Really cool article on balance and collection - Page 3
   

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Really cool article on balance and collection

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  • Pia munck over the back
  • Pia munck method of training horses

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    12-21-2013, 07:14 PM
  #21
Super Moderator
It's mumbo jumbo because it's a lot of words that never really say anything. There's no science or riders backing it up. It just creates a bunch of armchair enthusiasts behind their keyboards complaining about upper level dressage because an anonymous person once posted a picture of Anky in a moment of time and the horse was BTV and now she's evil and does Rolkur despite the fact she has, and has had, many horses competing well and happily into their late teens in FEI level dressage. And because "Bob's Dressage Page" on the internet is the end all be all for everything Dressage and Anky can't possibly know a single thing about horse training - she is abusive and MEAN!!

I think folks need to read more about the training of the horse and learn to recognize what THE HORSE thinks of as correct. Those of you not familiar with Pia Munck should read some of her internet rantings too. While occasionally extreme, it is good to have both sides of the argument. And she is always fighting for the good of the horse. A hollow frame with back dropped but nose ITV is not correct either and has actually been shown to be more detrimental to the horse than RK and BTV/LDR. Once people are familiar with the training of the horse, by reading literature, THEN to get on the horse and get good instruction based on this literature is how folks should get acquainted with what is correct and incorrect in the saddle, from the view of the horse. Not by reading "Bob's Dressage Page" and www.RolkurIsEvil.net. Go to the classics, go to the masters.[/quote]


Did that original article say one word about Anky or try to raise the pitchfork waving masses to shout and protest her evilness? And I missed the link to "Bob's dressage page".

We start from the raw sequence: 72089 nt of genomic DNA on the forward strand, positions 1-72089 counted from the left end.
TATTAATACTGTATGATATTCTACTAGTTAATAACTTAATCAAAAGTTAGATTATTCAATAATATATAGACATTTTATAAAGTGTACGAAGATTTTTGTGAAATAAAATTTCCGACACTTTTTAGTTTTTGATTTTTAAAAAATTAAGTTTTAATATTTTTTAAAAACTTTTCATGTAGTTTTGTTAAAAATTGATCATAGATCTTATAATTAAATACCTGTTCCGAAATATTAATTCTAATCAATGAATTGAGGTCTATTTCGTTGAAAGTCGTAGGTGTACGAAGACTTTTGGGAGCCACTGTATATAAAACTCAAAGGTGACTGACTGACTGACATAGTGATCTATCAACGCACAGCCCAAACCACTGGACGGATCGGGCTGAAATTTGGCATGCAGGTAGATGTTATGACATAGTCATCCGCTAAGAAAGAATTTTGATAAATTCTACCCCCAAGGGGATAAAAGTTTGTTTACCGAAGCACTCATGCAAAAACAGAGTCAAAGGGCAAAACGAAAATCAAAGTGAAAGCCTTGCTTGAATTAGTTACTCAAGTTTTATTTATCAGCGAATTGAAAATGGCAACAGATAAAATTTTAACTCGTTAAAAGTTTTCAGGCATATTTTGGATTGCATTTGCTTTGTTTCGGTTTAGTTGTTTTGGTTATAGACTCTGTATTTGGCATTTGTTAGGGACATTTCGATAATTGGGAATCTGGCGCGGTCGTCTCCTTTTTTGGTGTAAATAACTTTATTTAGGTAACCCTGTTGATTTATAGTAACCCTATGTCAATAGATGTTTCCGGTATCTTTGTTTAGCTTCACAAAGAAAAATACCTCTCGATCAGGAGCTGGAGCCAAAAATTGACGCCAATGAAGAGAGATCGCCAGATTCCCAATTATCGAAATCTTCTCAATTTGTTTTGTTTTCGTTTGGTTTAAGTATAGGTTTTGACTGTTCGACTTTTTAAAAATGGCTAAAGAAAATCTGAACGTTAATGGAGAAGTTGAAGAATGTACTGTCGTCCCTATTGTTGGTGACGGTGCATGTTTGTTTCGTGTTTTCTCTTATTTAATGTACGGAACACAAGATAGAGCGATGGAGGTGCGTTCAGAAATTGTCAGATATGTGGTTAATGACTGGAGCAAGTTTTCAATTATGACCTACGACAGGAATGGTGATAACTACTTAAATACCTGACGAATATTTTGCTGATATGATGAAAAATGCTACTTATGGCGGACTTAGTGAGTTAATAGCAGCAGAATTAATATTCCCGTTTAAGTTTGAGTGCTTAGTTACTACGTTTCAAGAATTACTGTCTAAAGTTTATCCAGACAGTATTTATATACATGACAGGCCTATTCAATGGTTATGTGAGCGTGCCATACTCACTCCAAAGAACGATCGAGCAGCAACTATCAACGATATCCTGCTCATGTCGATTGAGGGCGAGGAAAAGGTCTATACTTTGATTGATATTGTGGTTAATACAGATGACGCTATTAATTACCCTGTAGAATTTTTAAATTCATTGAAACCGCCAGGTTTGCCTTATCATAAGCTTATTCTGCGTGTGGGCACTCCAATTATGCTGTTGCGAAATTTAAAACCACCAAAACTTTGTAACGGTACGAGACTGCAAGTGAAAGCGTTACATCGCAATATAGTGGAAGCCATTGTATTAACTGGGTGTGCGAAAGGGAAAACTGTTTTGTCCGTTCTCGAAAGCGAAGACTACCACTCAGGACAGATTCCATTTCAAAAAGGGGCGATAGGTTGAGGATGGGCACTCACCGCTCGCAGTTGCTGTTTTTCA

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    12-22-2013, 12:23 PM
  #22
Super Moderator
[QUOTE=bsms;4354170 let me be quite clear on one point, there is absolutely no way an [B]experienced[/B] rider will ruin a horse using hyperflexion..."

That would depend entirely on what someone's concept of hyperflexion was, how long a period they were working the horse in that frame and if the horse was sufficiently physically prepared for it
There are also a lot of people who believe they are experienced enough to work their horses like this and in truth aren't - a lot of them wouldn't know a really fit horse if it hit them in the face because they've never sat on one.
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    12-22-2013, 01:24 PM
  #23
Weanling
quote:... The thrusting energy of the hind legs can be broken into 2 vectors, one vertical and one horizontal. The greater percentage devoted the the vertical, the less is available to the horizontal. But it cannot stop somewhere in the neck. Once created, it either lifts weight or moves the horse forward. Holding the head at an artificial spot may do a number of bad things, but it does not cause energy to dissipate...where? Through the pores of the skin?

The energy, as I feel it when riding, becomes a tenseness, sort of an isometric clinching of muscle against muscle, not forward or up---I don't know exactly what going on, but I do know that when the energy "goes through" it's an entirely different feel, sort of liquidy.

But you know, everything is "mumbo jumbo" when you don't understand it. I'm always being confronted by mumbo jumbo, there's plenty I have to learn, or have trouble understanding. Mumbo Jumbo shouldn't be ignored, it should be examined. . .
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    12-22-2013, 01:26 PM
  #24
Weanling
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    12-22-2013, 01:32 PM
  #25
Super Moderator
I would agree with anebel in that it is a lot of words, and you need to get out and ride to truly understand it. A rider wouldn't use that as an instruction manual. But for some riders, and non-riders, who are not sure what "collection" is, I think those diagrams are helpful to explain how collection is created (the shortening of the base of support concept) and how doing that by only pulling back on the front of the horse cannot work and done the way most riders do it, kind of "cripples" the horse's movement. I liked the description of how the rider's poor posture dampens the horse's movement, (the one who has the upper body falling over frontwards). I am sure that I am guilty of that. I am sure my mount works much harder to carry me than he would to carry a good rider.
     

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